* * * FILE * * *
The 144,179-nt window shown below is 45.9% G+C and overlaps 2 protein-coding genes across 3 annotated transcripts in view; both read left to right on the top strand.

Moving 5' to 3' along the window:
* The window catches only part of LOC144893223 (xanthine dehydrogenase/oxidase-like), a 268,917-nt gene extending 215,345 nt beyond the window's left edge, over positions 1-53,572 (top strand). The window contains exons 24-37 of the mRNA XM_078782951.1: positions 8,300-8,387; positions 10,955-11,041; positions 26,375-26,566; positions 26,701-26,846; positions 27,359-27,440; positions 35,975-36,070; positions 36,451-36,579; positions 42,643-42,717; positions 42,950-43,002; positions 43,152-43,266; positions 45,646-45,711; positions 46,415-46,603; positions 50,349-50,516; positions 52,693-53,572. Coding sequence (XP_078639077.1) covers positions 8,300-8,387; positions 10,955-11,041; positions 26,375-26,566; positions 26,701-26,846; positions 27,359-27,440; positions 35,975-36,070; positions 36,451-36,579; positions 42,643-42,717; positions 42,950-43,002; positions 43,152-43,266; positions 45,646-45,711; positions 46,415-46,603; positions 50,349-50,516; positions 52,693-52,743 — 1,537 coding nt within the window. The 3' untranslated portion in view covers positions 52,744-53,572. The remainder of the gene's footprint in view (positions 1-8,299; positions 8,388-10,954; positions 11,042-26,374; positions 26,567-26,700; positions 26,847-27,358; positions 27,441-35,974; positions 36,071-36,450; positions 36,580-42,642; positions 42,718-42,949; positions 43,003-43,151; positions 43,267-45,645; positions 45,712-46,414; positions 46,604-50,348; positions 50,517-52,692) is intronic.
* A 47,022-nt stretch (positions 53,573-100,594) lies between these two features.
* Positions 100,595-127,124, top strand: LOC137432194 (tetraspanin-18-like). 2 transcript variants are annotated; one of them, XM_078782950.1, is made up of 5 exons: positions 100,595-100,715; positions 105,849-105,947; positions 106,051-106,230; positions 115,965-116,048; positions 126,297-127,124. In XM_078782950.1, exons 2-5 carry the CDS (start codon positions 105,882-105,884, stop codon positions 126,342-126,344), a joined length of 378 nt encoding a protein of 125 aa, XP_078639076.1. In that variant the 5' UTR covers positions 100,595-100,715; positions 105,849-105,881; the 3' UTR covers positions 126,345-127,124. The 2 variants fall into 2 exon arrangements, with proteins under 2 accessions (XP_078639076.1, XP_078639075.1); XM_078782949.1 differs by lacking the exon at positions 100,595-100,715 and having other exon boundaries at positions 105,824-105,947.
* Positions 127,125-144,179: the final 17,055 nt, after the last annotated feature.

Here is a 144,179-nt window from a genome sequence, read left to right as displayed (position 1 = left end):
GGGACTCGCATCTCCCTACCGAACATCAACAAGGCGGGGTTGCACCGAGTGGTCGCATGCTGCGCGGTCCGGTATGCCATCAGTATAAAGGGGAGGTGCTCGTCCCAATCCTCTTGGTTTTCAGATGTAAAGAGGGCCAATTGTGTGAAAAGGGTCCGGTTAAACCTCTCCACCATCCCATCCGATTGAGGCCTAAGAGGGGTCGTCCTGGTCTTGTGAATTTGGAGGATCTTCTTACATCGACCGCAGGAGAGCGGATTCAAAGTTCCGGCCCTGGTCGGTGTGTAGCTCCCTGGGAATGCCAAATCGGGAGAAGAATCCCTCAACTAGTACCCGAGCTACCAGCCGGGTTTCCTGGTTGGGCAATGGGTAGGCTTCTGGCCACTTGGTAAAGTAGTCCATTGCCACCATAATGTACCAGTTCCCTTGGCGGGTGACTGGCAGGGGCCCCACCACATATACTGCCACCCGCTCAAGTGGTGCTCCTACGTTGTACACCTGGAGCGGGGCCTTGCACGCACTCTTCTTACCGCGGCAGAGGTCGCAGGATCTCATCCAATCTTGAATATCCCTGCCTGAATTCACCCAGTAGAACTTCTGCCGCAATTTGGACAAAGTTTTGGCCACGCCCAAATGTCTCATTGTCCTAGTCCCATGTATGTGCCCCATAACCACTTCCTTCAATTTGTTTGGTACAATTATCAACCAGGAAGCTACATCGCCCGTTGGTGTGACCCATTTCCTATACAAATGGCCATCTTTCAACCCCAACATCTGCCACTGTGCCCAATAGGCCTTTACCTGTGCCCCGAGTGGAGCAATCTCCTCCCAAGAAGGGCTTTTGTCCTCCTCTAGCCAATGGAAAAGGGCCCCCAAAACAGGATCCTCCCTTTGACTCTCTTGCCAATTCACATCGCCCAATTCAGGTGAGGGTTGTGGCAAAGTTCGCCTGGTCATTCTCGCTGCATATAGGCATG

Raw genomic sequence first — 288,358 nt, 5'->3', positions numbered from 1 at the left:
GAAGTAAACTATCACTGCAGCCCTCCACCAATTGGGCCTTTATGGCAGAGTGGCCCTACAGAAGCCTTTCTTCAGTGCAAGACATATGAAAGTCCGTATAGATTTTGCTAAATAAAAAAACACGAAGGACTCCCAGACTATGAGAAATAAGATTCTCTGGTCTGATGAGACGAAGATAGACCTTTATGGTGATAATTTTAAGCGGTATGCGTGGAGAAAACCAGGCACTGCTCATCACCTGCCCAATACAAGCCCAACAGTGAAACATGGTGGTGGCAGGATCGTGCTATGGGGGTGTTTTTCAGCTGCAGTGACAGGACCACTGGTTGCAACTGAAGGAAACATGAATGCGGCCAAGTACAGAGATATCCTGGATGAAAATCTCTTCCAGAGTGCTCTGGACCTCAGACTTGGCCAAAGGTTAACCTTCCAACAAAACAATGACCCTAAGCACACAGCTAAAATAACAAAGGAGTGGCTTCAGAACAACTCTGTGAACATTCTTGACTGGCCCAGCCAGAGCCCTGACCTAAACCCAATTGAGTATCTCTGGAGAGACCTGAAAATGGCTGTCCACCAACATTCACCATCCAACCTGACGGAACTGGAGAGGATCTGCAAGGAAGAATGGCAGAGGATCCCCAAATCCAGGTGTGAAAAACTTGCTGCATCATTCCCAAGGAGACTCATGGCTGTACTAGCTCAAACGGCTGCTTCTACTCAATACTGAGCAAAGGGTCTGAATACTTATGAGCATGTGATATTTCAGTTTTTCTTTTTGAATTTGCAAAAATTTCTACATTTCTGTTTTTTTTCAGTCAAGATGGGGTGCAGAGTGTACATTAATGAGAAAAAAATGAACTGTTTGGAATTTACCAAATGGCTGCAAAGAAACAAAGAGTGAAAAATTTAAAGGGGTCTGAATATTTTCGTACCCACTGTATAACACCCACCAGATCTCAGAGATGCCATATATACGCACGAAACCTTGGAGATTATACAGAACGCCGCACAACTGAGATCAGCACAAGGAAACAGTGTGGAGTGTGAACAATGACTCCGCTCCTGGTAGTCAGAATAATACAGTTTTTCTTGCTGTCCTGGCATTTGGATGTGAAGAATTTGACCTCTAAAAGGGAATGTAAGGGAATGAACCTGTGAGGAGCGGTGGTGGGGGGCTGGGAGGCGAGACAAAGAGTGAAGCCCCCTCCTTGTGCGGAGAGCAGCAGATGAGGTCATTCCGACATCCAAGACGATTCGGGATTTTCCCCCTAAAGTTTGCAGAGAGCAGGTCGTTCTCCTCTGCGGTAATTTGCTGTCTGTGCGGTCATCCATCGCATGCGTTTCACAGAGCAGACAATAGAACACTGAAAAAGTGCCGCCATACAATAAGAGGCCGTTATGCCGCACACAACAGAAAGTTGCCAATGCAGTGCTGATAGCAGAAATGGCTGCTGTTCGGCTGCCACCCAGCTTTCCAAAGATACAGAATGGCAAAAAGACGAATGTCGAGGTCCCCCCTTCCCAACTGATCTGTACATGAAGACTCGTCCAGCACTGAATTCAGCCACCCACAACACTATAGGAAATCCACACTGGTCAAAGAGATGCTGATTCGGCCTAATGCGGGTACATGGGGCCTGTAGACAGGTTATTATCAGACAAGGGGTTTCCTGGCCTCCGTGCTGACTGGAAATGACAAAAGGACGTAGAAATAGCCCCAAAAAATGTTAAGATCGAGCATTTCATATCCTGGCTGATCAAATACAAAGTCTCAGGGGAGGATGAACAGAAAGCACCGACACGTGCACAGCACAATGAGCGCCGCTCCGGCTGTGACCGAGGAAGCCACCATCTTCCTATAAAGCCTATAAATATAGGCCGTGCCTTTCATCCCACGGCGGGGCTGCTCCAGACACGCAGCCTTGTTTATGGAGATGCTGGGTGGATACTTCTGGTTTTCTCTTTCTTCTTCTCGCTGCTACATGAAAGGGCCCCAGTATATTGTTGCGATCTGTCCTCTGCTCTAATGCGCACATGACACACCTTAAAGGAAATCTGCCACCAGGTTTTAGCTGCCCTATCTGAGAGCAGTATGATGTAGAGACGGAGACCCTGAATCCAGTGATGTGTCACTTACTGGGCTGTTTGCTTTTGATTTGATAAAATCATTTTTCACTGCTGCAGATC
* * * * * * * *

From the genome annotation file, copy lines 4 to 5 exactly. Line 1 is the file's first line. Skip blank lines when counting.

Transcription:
* A 47,022-nt stretch (positions 53,573-100,594) lies between these two features.
* Positions 100,595-127,124, top strand: LOC137432194 (tetraspanin-18-like). 2 transcript variants are annotated; one of them, XM_078782950.1, is made up of 5 exons: positions 100,595-100,715; positions 105,849-105,947; positions 106,051-106,230; positions 115,965-116,048; positions 126,297-127,124. In XM_078782950.1, exons 2-5 carry the CDS (start codon positions 105,882-105,884, stop codon positions 126,342-126,344), a joined length of 378 nt encoding a protein of 125 aa, XP_078639076.1. In that variant the 5' UTR covers positions 100,595-100,715; positions 105,849-105,881; the 3' UTR covers positions 126,345-127,124. The 2 variants fall into 2 exon arrangements, with proteins under 2 accessions (XP_078639076.1, XP_078639075.1); XM_078782949.1 differs by lacking the exon at positions 100,595-100,715 and having other exon boundaries at positions 105,824-105,947.